June 20, 2019
If we truly want to drive social results, we need to think “social first” as it relates to content and campaigns and not let the larger creative story drive the format and style of our content.
I headed to Social Media Week New York a few weeks ago to talk social media with industry experts, like-minded agency professionals, and social-platform companies for a few days. I was thrilled to have the opportunity to take a step back from my day-to-day activities and think about best practices, strategies, and future trends for our clients. I came away rejuvenated and extremely excited about the future for brands and social media.
I went to over 25 sessions in three days. To say there were a lot of “aha” moments would be an understatement. But when I left, I came to the realization that so many brands and marketers are thinking about social media all wrong. Frequently, social is a tactic implemented as an afterthought in a campaign. We take the content we use in our TV or print ads and try to retrofit it for social media. I had always learned that storytelling should drive the content strategy of the ads we create. However, if we do that today, we’re missing a huge opportunity on social media. Consumers come to social media to have fun. They don’t care about advertisements, and they certainly don’t want to be sold to.
So, as marketers and advertisers, how do we combat that? If we want to truly drive results, we need to think about social-first content when creating campaigns, instead of letting the overarching story dictate the format.
Here are three takeaways to shift your thinking around creating engaging social content:
96% of Facebook users access the platform on a mobile device (Source: Statista). Mobile usage isn’t going away. We must find ways to engage with users in the most meaningful and unobtrusive ways possible on their mobile device. This means when you’re thinking about creating content, square and vertical formats must be taken into consideration for mobile users.
This isn’t how you traditionally view content on any other device – we’re used to seeing things horizontally on our TV screen or billboards. However, if you want to capture attention and take advantage of the largest amount of space for storytelling on mobile devices, you must start creating square and vertical creative.
Think vertical content first and then work backward to understand how to best showcase the story. Snapchat, Facebook, and Instagram aren’t the only platforms turning to vertical video. Recently LinkedIn announced vertical video will be coming in 2020. Integration between social and creative teams from the beginning of development will be vital in ensuring successful asset production.
The average social media user scrolls through 300 feet of content a day. As marketers, we have to create “thumb-stopping” content that authentically fits in. We have to find a way to grab consumers attention, entice them to stop scrolling, and accomplish this without screaming THIS IS AN AD.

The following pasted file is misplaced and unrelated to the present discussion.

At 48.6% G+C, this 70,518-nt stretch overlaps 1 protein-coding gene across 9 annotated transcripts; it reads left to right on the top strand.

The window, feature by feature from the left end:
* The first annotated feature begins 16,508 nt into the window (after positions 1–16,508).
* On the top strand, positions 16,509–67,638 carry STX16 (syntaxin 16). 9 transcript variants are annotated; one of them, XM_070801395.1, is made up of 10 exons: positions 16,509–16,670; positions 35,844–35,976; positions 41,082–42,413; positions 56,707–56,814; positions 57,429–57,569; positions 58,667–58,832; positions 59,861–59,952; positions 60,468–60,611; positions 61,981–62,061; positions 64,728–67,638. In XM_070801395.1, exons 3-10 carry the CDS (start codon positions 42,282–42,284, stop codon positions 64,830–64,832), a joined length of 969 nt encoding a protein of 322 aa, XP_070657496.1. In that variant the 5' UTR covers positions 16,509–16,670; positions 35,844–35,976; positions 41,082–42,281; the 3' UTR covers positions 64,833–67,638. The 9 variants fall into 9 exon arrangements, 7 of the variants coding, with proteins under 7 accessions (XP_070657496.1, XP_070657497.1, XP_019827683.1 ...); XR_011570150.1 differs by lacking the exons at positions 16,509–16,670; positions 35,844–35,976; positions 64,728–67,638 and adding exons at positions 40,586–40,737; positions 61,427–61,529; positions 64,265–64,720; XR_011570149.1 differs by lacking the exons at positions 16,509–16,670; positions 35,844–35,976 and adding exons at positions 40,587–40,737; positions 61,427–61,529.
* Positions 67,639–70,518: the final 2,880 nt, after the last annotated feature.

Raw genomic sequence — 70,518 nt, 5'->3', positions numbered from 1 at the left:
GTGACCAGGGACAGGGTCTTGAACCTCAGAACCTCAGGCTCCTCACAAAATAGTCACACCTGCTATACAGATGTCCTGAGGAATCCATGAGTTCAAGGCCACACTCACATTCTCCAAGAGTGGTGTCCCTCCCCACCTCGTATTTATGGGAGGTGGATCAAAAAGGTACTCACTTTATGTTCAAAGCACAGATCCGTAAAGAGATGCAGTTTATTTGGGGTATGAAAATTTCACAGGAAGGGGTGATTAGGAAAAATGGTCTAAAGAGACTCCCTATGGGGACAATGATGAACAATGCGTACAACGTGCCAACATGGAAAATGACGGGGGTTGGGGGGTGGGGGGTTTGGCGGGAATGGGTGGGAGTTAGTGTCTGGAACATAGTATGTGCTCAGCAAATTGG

Just as we need to shift our thinking to vertical-first content, we should also be considering creating content for social media in the way viewers are consuming it. Think first about the platforms you utilize as a brand. Overly produced videos don’t belong on Instagram stories. This is a platform where users post photos or videos that are gone in 24 hours and offer a raw, unfiltered view into their lives.
So, when brands create highly produced and edited ads for Instagram Stories, it doesn’t seem natural and creates a disconnect with how the user is viewing content on the platform.
Instead, brands need to be thinking about how users are engaging with a platform. For instance, if you are creating content for Instagram Stories, you can still create visually appealing and edited content. But also think about a selfie-style shot or quick five-second videos. Make it feel authentic to your brand and the platform.
Communities can be defined in various ways on social media. However, connecting with them is becoming increasingly important as algorithms are ever-changing and making it harder to reach an expanded audience. Brands need to find a way to nurture and engage their organic social community and create ambassadors to help share their brand story. 200 million people are part of a Facebook group – how can brands find a way into these conversations and nurture those engagements?
Another discussion among many social marketers is sustainable influencer relationships. Brands are moving away from project-based relationships with influencers into long-term partnerships and engaging with influencers to figure out how to best develop relationships with their communities. Instead of brands dictating content for influencers to create, brands are turning to influencers to help share the story that their community is most likely to engage with.
We must think of influencers as an ecosystem and not just people creating one-off posts. As ad blocking increases on desktop and mobile devices, we have to think about user-generated content to reach our audiences.
And we must find authentic ways to reach them. From a user perspective, social media is all about engaging with those who provide content you enjoy seeing. Good influencers truly understand what their community likes and dislikes. Use that to your brand’s advantage and put trust in your influencers to create content that will promote your brand and engage with their communities in a genuine way. Release control (to a point) to your influencers and see what happens with your social engagement!
Are you interested in learning about social best practices or do you need help elevating your next influencer campaign? Contact Emily Mazurek, PR/social strategist, at email@example.com.
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